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State of Arkansas (Tune: somewhere between Joe Bowers and a recitation) My name is Charlie Brennan, from Charlestown I come. I've traveled this wide world over, some ups and downs I've had. I've traveled this wide world over, some ups and downs I saw, But I never knew what mis'ry was till I hit old Arkansas. I landed in St. Louis with ten dollars and no more. I read the daily papers till both my eyes were sore. I read them evening papers, until at last I saw Ten thousand men were wanted in the State of Arkansas. I wiped my eyes with great surprise when I read this happy news. And straight off I went to see the agent, Billy Hughes. He said "Pitch me five dollars, and a ticket you shall draw To ride upon the railroad to the State of Arkansas. I started off next morning at a quarter after five. I started from St. Louis, half dead and half alive, I bought me a quart of whiskey, my misery to thaw And I got drunk as a boiled owl when I left for Arkansas. 'Twas in the year of '82 in the merry month of June I landed in Ft. Smith on a sultry afternoon. The air so hot and dusty, my breath I could not draw But I got off to see what was in the State of Arkansas. I dodged behind the depot, to duck the oven wind. There I met a walking skeleton, his name was James T. Glynn. His hair hung down in rat-tails o'er his long and lantern jaw. Invited me to his hotel "the best in Arkansas." I followed my conductor into his dwelling place. There mis'ry and starvation could be seen in ev'ry face. His bread it was corn dodger, his meat I could not chaw But he charged me a half a dollar in the State of Arkansas. I started off next morning, in a hard and driving rain. He says to me "If you will work, I have some land to drain I'll pay you fifty cents a day, your board and wash and all You'll find yourself a different man when you leave old Arkansas. He fed me on corn dodgers, as hard as any rock, Till my teeth began to loosen and my knees began to knock. I grew so thin on sassafras tea, I could hide behind a straw And, indeed I was a different man when I left old Arkansas. So farewell to swamp-angels, to canebreaks and fever chills Farewell to sage and sassafras and corn-dodger pills. If I ever see this land again, I'll give to you my paw But it'll be though a telescope, from Hell to Arkansas. Recorded by Lee Hayes DT #643 Laws H1 RG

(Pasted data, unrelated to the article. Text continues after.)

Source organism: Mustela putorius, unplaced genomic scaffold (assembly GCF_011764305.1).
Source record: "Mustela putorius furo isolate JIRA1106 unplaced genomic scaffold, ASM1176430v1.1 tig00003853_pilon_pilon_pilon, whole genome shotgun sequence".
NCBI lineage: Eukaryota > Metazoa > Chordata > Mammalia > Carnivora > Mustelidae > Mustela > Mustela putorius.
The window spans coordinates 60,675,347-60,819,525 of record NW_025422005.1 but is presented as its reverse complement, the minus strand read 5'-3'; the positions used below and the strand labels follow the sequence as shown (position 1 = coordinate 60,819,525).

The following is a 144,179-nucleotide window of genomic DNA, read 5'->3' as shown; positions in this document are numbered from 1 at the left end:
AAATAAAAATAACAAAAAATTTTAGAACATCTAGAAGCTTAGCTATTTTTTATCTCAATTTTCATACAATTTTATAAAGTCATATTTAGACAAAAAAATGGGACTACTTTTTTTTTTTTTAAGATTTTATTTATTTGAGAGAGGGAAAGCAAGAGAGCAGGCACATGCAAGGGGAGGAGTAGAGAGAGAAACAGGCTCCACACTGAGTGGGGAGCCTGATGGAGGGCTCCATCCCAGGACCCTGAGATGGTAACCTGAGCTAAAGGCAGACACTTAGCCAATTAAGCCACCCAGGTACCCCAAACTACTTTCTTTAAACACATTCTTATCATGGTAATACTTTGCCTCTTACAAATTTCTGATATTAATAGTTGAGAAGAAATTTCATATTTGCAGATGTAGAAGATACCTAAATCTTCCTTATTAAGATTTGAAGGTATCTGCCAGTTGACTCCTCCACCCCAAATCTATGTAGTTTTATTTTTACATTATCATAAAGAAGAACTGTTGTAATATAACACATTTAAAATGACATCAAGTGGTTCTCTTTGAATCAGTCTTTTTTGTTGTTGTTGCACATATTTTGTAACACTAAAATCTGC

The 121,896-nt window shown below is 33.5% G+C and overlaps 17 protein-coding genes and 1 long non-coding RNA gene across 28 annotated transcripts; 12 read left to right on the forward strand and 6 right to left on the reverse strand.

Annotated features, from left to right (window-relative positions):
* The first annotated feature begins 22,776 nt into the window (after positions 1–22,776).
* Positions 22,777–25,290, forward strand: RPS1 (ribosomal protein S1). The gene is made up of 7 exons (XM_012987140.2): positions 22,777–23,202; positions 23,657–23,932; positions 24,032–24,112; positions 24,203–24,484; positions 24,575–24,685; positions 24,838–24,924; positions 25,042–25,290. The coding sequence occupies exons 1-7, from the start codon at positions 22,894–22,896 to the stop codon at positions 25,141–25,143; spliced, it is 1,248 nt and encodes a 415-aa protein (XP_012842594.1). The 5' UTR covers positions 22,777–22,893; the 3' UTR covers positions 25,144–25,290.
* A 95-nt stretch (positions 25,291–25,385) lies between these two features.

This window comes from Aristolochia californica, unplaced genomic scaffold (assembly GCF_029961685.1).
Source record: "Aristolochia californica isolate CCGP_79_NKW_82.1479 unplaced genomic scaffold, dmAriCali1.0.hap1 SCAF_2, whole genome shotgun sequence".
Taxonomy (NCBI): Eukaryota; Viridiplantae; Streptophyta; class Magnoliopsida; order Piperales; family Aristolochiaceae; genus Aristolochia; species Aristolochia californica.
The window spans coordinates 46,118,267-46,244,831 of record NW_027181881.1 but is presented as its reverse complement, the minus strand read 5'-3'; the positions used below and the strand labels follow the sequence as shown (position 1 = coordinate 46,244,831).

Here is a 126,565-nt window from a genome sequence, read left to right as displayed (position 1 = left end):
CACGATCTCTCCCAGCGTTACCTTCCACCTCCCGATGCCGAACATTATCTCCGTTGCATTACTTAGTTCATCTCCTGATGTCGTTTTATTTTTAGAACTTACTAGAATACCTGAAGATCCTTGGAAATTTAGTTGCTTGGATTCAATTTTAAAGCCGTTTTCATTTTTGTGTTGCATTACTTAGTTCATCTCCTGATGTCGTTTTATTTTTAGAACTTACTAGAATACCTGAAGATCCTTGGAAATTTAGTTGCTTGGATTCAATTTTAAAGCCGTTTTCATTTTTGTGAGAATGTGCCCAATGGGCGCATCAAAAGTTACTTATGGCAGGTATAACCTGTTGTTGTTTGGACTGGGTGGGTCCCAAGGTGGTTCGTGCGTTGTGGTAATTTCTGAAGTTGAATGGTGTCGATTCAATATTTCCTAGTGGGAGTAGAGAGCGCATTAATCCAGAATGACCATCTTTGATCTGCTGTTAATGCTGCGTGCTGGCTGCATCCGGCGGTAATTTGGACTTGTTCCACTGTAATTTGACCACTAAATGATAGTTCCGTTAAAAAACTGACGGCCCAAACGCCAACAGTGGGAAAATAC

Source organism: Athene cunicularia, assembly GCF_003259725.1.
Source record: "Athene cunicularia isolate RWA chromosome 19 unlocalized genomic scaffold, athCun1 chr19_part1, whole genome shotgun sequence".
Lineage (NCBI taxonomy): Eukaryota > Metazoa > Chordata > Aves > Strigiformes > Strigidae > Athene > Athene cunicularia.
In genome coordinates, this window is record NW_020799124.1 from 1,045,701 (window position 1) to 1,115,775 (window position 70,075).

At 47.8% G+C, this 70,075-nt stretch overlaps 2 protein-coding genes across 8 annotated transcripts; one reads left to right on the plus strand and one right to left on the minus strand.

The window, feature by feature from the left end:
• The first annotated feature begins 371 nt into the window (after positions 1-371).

Thanks to Mudcat for the Digital Tradition!